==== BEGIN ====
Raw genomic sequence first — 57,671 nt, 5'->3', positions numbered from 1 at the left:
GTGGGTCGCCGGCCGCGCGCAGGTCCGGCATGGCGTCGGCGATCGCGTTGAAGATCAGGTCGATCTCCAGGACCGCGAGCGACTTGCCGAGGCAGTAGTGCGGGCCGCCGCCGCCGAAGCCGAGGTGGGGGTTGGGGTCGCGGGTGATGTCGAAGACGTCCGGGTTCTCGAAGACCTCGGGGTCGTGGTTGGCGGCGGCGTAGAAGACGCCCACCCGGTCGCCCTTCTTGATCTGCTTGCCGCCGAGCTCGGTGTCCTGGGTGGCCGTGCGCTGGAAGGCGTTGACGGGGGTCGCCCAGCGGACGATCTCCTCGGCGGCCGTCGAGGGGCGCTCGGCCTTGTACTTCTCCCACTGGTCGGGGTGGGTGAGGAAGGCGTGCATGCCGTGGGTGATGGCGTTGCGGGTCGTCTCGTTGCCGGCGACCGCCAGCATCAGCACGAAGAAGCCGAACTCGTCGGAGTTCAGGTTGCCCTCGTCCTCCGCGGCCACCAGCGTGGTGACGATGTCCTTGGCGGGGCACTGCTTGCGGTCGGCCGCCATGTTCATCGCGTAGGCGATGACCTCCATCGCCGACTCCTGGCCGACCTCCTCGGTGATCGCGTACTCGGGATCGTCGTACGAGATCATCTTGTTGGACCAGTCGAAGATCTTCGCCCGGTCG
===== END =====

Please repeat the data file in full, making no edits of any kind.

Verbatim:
Raw genomic sequence first — 57,671 nt, 5'->3', positions numbered from 1 at the left:
GTGGGTCGCCGGCCGCGCGCAGGTCCGGCATGGCGTCGGCGATCGCGTTGAAGATCAGGTCGATCTCCAGGACCGCGAGCGACTTGCCGAGGCAGTAGTGCGGGCCGCCGCCGCCGAAGCCGAGGTGGGGGTTGGGGTCGCGGGTGATGTCGAAGACGTCCGGGTTCTCGAAGACCTCGGGGTCGTGGTTGGCGGCGGCGTAGAAGACGCCCACCCGGTCGCCCTTCTTGATCTGCTTGCCGCCGAGCTCGGTGTCCTGGGTGGCCGTGCGCTGGAAGGCGTTGACGGGGGTCGCCCAGCGGACGATCTCCTCGGCGGCCGTCGAGGGGCGCTCGGCCTTGTACTTCTCCCACTGGTCGGGGTGGGTGAGGAAGGCGTGCATGCCGTGGGTGATGGCGTTGCGGGTCGTCTCGTTGCCGGCGACCGCCAGCATCAGCACGAAGAAGCCGAACTCGTCGGAGTTCAGGTTGCCCTCGTCCTCCGCGGCCACCAGCGTGGTGACGATGTCCTTGGCGGGGCACTGCTTGCGGTCGGCCGCCATGTTCATCGCGTAGGCGATGACCTCCATCGCCGACTCCTGGCCGACCTCCTCGGTGATCGCGTACTCGGGATCGTCGTACGAGATCATCTTGTTGGACCAGTCGAAGATCTTCGCCCGGTCG